Atlantic Walrus and Eastern Migratory Caribou are at risk of extinction. So concluded the Committee on the Status of Endangered Wildlife in Canada (COSEWIC), which met in Whitehorse, April 23-28. The number of Canadian northern wildlife species considered to be at risk now stands at 62.
Canada has already lost one of its three populations of Atlantic Walrus. Once abundant in ocean waters of Atlantic Canada, including the Gulf of St. Lawrence, the animals were hunted to extinction by 1850. The two surviving populations rely on Canadian Arctic marine habitat and have coexisted with Indigenous peoples for millennia. Over the past few decades, the areas inhabited by the few thousand High Arctic walruses and the more numerous Central and Low Arctic population have shrunk and continue to do so. As the climate warms and sea ice recedes, interaction with industry and tourism is increasing. These threats, layered upon ongoing harvesting, led the committee to recommend a status of Special Concern for both populations. According to marine mammal expert and COSEWIC member Hal Whitehead, “The walrus is a most unusual and distinctive mammal of the northern seas. Walruses have been very important to the Inuit, both as food and in their culture, and they remain so today. Walruses are particularly sensitive to disturbance, and certainly deserve special attention.”
Many caribou populations have previously been assessed by COSEWIC, but the committee considered the Eastern Migratory Caribou for the first time. The famous George River herd in Québec and Labrador numbered over 800,000 in 1993, but the numbers have now fallen to an unprecedented low of a few thousand animals. A second major herd is also in serious decline. The committee therefore recommended Endangered status. Graham Forbes, co-chair of COSEWIC’s Terrestrial Mammals Subcommittee, stressed the sensitivity of caribou to human activity, a condition complicated by rapid northern climate change: “Shrubs increasingly cover landscapes that were once dominated by lichen, caribou’s major winter food source, and overharvest continues. We are worried that these factors may make it very hard for herds to recover.”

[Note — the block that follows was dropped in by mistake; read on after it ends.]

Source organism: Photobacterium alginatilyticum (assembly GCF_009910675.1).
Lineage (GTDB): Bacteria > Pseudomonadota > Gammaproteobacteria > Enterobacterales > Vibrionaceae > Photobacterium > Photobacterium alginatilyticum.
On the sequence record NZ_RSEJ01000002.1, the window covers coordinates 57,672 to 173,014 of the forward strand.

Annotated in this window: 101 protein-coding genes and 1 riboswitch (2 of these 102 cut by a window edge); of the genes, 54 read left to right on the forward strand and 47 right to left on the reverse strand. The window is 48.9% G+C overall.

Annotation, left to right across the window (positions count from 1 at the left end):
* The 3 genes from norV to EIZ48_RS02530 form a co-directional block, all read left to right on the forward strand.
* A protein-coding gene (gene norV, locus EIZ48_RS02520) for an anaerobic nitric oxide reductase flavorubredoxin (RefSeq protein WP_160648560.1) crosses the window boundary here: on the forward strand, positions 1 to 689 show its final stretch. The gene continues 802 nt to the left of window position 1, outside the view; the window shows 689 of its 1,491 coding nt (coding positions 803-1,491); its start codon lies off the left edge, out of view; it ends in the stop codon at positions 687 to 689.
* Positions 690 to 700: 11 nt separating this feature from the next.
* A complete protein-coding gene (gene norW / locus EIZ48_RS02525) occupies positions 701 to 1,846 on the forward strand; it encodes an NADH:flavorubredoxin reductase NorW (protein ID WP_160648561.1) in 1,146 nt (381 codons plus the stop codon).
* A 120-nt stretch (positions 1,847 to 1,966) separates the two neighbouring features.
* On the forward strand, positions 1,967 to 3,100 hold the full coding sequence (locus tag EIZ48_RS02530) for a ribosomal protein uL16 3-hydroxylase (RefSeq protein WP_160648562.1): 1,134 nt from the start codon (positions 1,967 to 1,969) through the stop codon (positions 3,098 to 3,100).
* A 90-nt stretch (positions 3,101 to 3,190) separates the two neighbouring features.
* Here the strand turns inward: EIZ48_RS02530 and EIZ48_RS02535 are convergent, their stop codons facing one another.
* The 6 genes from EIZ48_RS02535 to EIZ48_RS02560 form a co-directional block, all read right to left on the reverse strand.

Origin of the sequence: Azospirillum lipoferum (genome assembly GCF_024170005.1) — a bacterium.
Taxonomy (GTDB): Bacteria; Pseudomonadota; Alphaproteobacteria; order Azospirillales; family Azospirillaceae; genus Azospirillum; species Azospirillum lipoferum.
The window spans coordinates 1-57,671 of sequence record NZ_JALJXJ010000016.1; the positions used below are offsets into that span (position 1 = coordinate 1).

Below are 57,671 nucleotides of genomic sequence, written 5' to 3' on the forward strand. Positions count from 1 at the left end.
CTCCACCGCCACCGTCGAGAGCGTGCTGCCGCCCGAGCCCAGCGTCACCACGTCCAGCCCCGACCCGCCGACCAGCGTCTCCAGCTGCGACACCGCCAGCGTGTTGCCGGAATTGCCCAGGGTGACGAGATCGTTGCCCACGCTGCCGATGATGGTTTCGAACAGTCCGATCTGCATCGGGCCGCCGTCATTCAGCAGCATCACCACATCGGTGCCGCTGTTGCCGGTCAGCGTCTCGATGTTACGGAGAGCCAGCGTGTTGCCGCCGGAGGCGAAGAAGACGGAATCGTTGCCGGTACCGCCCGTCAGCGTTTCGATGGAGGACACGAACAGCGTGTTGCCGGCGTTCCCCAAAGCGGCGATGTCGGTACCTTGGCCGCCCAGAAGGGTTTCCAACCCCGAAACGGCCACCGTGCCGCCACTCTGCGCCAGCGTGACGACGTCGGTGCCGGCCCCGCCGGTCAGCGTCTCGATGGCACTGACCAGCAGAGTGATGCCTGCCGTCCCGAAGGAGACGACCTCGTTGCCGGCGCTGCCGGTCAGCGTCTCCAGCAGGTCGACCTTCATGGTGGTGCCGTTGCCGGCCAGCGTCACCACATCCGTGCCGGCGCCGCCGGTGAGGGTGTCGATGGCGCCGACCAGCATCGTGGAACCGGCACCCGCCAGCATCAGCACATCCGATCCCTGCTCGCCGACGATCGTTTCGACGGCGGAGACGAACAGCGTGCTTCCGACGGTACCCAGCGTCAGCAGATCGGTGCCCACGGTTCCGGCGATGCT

Parts of Canada’s North are warming faster than anywhere else in the world, and the number of northern species at risk is rising. Over half of these at-risk species are currently assessed as being of Special Concern, meaning measures to address climate change and good management of hunting, disturbance, and development are needed to prevent their status from deteriorating to Threatened. Yukon Fish and Wildlife Management Board Chair, Frank Thomas, highlighted the need to coordinate efforts toward this goal: “Local communities, through the work of management boards, play an important role in the conservation of Canada’s northern biodiversity. We all need to work together.”
Eric Taylor, Chair of COSEWIC, echoed Mr. Thomas’ call to action: “Canada’s biodiversity is at risk from coast to coast to coast, and timely action on many fronts is required, from dealing with habitat disturbance and overharvesting to concerted efforts to combat the effects of climate change.”
At the meeting, a number of other wildlife species were found to be at risk. Examples include:
- Ord’s Kangaroo Rat (neither a kangaroo nor a rat), a rare Prairie dune specialist
- Some populations of Lake Sturgeon, a large, very long-lived species affected by historical overfishing
- Butternut, a tree in eastern provinces devastated by a fungal disease.
- Harris’s Sparrow, a northern songbird breeding only in Canada and showing ongoing declines largely due to pressures on their wintering grounds in the US
- Shortfin Mako, an open-ocean shark found seasonally in Atlantic Canadian waters and showing signs of recovery from overfishing.
Further details on all wildlife species assessed at this meeting can be found on the COSEWIC website at: http://www.cosewic.gc.ca/default.asp?lang=en&n=EC89538C-1#results
COSEWIC’s next scheduled wildlife species assessment meeting will be held in November 2017.